Lathe miling/spindle taper

I have an old lathe that has had various modifications over the years and one of these appears to be a replacement spindle. I have a small amount of milling to do but my spindle doesn't seem to have a taper so I can fit a collet/drawbar affair. Is there an alternative way of holding an endmill as obviously I mustn't mount it in the chuck?



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OK, I'll bite. Why is it "obvious" that you musn't mount an endmill in the chuck? It might take a bushing to shim it up a bit to a diameter that the chuck will grab, but if you only have a small amount of milling to do it beats the alternatives.

Reply to
Bill Marrs


Because hardened chuck jaws don't hold hardened end mills very well. The cutting rake tends to make them walk out of the chuck jaws. Ever see a Bridgeport table with those swimming pool divots (shallow end to deep end) in it? It wasn't because the operator was downfeeding the end mill during a traverse.

For a few light cuts you might get away with it. Or not.

John Martin

Reply to
John Martin


Nice to see someone using their head rather than their wallet to solve a machining challenge.

If you have not yet done so, I suggest purchasing "Milling Operations in the Lathe" by "Tubal Cain. This is #5 in the Workshop Practice Series. This addresses problems and question you are not yet aware of. see

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[about 1/4 down page] This is an australian web site, but Powells
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and generally have or can get this in the US. [FWIW -- I have found all the workshop series books to be a good value and used several as texts when I was teaching]

If you use a 3 or 4 jaw chuck, this is a good way to hold an end mill, although it can be a PITA to set-up as you will have to use and indicator and adjust for runout. Use pieces of copper tubing (or a piece of slit copper tube), brass shim stock or pieces of an aluminum beer/soda can between the jaws and the end mill.

The chuck you should not use [although lots of people have done it] is the Jacobs or Albrecht style drill chuck. These are designed strictly for steady axial loads and most milling is intermittent radial or side loading. As interrupted and/or radial/side loads can cause the chuck to separate from the arbor, the arbor to unseat, and the end-mill to walk [out], this has the potential for [and has caused] far more excitement in the shop than most people want.

If this is more than a one time operation [and it will be] it will most likely be worth your while to make some end mill holders [given that you don't have a taper in your spindle].

The common style of endmill shank in the US is called Weldon (TM) and is simply a flat for a set screw to seat on. It is a simple matter to use a file or grinder to put a suitable flat on a shank that lacks one.

Use hex or round stock for a three jaw chuck and square for a 4 jaw. If you put a punch mark on the side that goes next to the #1 jaw and line this up every time you do lathe milling it will help you with alignment and runout. Keep the holders as short as practicable as extra length will result in added runout, whip, etc. However these will need to be long enough to let you see what you are doing. [i.e. Goldylocks dimensions/specifications]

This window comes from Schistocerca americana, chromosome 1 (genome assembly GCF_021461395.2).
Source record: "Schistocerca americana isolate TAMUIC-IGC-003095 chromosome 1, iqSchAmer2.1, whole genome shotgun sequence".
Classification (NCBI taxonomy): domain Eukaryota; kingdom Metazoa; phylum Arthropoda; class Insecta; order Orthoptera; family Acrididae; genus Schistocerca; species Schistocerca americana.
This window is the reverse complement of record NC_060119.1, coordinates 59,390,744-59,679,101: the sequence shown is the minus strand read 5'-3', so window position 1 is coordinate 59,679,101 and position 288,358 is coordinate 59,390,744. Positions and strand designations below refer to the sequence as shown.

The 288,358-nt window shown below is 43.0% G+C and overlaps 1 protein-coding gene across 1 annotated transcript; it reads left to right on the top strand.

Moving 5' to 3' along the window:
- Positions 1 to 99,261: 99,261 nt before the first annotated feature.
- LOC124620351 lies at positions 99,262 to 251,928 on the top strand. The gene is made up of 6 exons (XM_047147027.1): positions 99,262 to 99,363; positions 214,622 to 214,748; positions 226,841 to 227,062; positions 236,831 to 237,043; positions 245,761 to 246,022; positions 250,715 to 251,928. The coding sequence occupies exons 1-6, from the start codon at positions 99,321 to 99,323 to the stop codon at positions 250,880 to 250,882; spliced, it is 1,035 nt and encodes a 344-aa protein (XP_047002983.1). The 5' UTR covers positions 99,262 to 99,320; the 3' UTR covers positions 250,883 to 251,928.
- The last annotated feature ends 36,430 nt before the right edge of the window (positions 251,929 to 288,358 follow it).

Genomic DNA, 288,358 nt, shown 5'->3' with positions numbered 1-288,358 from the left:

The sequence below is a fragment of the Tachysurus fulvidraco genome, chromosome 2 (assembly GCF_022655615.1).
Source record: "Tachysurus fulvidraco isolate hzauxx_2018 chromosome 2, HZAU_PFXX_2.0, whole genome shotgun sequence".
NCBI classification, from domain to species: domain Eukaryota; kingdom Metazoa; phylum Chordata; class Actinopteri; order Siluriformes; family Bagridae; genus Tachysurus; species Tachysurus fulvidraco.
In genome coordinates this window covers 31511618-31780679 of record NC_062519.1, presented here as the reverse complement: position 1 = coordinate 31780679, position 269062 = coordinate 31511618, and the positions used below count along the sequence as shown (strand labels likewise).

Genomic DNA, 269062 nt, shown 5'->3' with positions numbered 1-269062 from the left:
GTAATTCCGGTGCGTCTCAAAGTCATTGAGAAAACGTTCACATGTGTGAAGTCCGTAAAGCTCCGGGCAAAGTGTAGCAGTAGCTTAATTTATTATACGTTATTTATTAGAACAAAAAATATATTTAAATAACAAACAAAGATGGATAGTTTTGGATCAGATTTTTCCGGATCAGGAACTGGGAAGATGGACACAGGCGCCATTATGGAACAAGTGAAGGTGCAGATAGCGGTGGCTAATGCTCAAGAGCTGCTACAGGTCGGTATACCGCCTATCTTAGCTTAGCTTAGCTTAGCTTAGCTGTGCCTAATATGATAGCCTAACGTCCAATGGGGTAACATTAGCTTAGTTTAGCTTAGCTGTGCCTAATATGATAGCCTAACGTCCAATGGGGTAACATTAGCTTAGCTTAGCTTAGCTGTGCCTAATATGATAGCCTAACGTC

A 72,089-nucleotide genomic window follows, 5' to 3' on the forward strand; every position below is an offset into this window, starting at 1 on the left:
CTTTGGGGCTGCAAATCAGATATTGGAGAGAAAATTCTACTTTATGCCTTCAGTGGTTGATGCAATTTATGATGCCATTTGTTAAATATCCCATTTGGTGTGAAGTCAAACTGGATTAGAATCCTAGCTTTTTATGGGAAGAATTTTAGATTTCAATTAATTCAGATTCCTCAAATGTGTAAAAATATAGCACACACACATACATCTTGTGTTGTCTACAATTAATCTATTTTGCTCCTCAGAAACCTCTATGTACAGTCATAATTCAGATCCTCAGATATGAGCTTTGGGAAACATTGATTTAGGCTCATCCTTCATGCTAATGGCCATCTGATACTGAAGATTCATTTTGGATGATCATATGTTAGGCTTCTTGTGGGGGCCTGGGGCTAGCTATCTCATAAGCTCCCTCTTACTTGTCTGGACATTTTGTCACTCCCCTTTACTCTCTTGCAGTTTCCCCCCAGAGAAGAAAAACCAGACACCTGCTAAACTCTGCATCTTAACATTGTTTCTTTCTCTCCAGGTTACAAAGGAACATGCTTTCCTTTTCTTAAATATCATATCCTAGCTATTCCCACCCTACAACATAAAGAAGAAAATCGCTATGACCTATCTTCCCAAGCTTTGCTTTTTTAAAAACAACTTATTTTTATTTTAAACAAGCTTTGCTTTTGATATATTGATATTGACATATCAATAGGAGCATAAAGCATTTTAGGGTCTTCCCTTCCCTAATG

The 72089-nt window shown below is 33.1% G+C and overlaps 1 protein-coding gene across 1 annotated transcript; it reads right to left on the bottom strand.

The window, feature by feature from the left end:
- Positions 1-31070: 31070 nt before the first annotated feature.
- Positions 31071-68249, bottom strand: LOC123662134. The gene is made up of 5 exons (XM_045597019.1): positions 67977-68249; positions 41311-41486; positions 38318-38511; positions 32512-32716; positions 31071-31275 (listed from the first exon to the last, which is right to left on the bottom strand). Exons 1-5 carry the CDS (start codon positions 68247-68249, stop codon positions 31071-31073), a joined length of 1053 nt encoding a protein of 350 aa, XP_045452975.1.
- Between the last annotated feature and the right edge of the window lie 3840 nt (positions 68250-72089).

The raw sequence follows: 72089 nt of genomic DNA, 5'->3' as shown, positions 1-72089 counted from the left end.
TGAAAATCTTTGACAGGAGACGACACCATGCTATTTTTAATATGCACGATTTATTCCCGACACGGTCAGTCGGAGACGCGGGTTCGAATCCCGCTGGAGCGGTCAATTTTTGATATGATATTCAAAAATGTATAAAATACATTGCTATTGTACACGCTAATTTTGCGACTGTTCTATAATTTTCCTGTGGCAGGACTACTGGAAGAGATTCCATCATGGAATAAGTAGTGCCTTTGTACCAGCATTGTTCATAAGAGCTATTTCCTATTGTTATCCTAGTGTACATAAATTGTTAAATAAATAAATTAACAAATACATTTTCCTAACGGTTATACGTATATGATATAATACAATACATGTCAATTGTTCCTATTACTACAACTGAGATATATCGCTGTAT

6 inches long is a good starting point for 10 X 24 size lathes.

The most common end mill shank sizes in the US are 3/8 and 1/2, with a few 1/4 and 3/16, generally in carbide and other exotics where material cost is a factor. Thus on your end mill holder, you can machine one end for 3/8 and the other for 1/2 and be set for most if the milling you need to (or can) do on the typical home shop lathe.

I calipered the #2MT 3/8 and 1/2 end mill holders I use with the following results:

3/8 body end mill holder body diameter - 1-1/4 inches body length 2-3/8 inches set screw metric but about 5/16 unc set screw centered about 3/4 inch from the bottom of the holder

1/2 body end mill holder body diameter 1-3/8 inches body length 2-1/2 metric set screw but about 5/16 unc set screw centered about 3/4 inch from end.

Both end mill holders have a heavy chamfer to allow better access/visability. Holes for the endmills are about 1-3/4 deep on both holders. see

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You can also fabricate a block that will bolt to your faceplate with 3/8 and 1/2 holes with set screws to hold the end mills. Most likely something 1 inch thick, 1-1/2 wide and 6 long should be suitable. the end mill will "poke" through the block and the hole in the face plate, but should be secure enough for the loads it will see in lathe milling.

If you have the reamers, I suggest reaming the 3/8 and 1/2 holes rather just drilling to minimize . Most likely it will be easier to drill & tap the cross holes first, then indicate and drill/ream or bore on the lathe. Probably a good idea to drill through and tap both sides. Then when you strip or wear out the threads in one hole just use the other. (But not both at the same time.)

Will the accuracy be as good or will they last as long as the "store bought" hardened and ground holders?" Most likely not, but if you are just starting, these will be more than adequate, and the price is right.

Let us know how you make out, and if you have a digital camera post some pictures to the dropbox.

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Good luck!!!

Unka' George (George McDuffee) .............................. Only in Britain could it be thought a defect to be "too clever by half." The probability is that too many people are too stupid by three-quarters.

John Major (b. 1943), British Conservative politician, prime minister. Quoted in: Observer (London, 7 July 1991).

Reply to
F. George McDuffee

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